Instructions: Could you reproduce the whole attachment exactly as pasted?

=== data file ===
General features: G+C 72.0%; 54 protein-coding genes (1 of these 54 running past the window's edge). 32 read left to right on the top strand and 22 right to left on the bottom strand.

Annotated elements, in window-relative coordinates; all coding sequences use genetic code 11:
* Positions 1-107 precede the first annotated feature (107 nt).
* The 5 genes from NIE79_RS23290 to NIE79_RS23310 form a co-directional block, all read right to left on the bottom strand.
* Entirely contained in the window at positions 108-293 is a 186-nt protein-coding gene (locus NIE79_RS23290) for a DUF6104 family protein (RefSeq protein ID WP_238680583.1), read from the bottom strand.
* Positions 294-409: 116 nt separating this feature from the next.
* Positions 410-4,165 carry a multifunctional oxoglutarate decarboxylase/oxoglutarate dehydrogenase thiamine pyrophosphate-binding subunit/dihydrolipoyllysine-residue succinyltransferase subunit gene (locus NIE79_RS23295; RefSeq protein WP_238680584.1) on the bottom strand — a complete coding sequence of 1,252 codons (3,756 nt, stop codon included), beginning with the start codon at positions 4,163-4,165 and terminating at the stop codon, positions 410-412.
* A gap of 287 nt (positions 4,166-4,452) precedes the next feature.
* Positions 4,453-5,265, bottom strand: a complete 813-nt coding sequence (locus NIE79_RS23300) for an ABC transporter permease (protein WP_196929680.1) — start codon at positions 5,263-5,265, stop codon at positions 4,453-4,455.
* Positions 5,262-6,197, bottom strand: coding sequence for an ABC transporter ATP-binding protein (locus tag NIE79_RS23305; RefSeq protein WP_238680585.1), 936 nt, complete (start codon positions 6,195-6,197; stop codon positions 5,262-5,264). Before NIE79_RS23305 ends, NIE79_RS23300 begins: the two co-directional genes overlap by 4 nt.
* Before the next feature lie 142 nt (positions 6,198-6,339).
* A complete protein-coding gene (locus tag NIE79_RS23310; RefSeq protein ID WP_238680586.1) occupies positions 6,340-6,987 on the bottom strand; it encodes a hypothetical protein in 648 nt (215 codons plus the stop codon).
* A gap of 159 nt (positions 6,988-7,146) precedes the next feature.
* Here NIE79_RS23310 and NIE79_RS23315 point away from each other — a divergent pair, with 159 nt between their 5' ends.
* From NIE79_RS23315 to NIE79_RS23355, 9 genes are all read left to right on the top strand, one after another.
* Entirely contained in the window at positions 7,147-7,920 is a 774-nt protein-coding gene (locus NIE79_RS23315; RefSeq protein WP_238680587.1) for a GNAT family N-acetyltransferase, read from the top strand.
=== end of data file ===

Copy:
General features: G+C 72.0%; 54 protein-coding genes (1 of these 54 running past the window's edge). 32 read left to right on the top strand and 22 right to left on the bottom strand.

Annotated elements, in window-relative coordinates; all coding sequences use genetic code 11:
* Positions 1-107 precede the first annotated feature (107 nt).
* The 5 genes from NIE79_RS23290 to NIE79_RS23310 form a co-directional block, all read right to left on the bottom strand.
* Entirely contained in the window at positions 108-293 is a 186-nt protein-coding gene (locus NIE79_RS23290) for a DUF6104 family protein (RefSeq protein ID WP_238680583.1), read from the bottom strand.
* Positions 294-409: 116 nt separating this feature from the next.
* Positions 410-4,165 carry a multifunctional oxoglutarate decarboxylase/oxoglutarate dehydrogenase thiamine pyrophosphate-binding subunit/dihydrolipoyllysine-residue succinyltransferase subunit gene (locus NIE79_RS23295; RefSeq protein WP_238680584.1) on the bottom strand — a complete coding sequence of 1,252 codons (3,756 nt, stop codon included), beginning with the start codon at positions 4,163-4,165 and terminating at the stop codon, positions 410-412.
* A gap of 287 nt (positions 4,166-4,452) precedes the next feature.
* Positions 4,453-5,265, bottom strand: a complete 813-nt coding sequence (locus NIE79_RS23300) for an ABC transporter permease (protein WP_196929680.1) — start codon at positions 5,263-5,265, stop codon at positions 4,453-4,455.
* Positions 5,262-6,197, bottom strand: coding sequence for an ABC transporter ATP-binding protein (locus tag NIE79_RS23305; RefSeq protein WP_238680585.1), 936 nt, complete (start codon positions 6,195-6,197; stop codon positions 5,262-5,264). Before NIE79_RS23305 ends, NIE79_RS23300 begins: the two co-directional genes overlap by 4 nt.
* Before the next feature lie 142 nt (positions 6,198-6,339).
* A complete protein-coding gene (locus tag NIE79_RS23310; RefSeq protein ID WP_238680586.1) occupies positions 6,340-6,987 on the bottom strand; it encodes a hypothetical protein in 648 nt (215 codons plus the stop codon).
* A gap of 159 nt (positions 6,988-7,146) precedes the next feature.
* Here NIE79_RS23310 and NIE79_RS23315 point away from each other — a divergent pair, with 159 nt between their 5' ends.
* From NIE79_RS23315 to NIE79_RS23355, 9 genes are all read left to right on the top strand, one after another.
* Entirely contained in the window at positions 7,147-7,920 is a 774-nt protein-coding gene (locus NIE79_RS23315; RefSeq protein WP_238680587.1) for a GNAT family N-acetyltransferase, read from the top strand.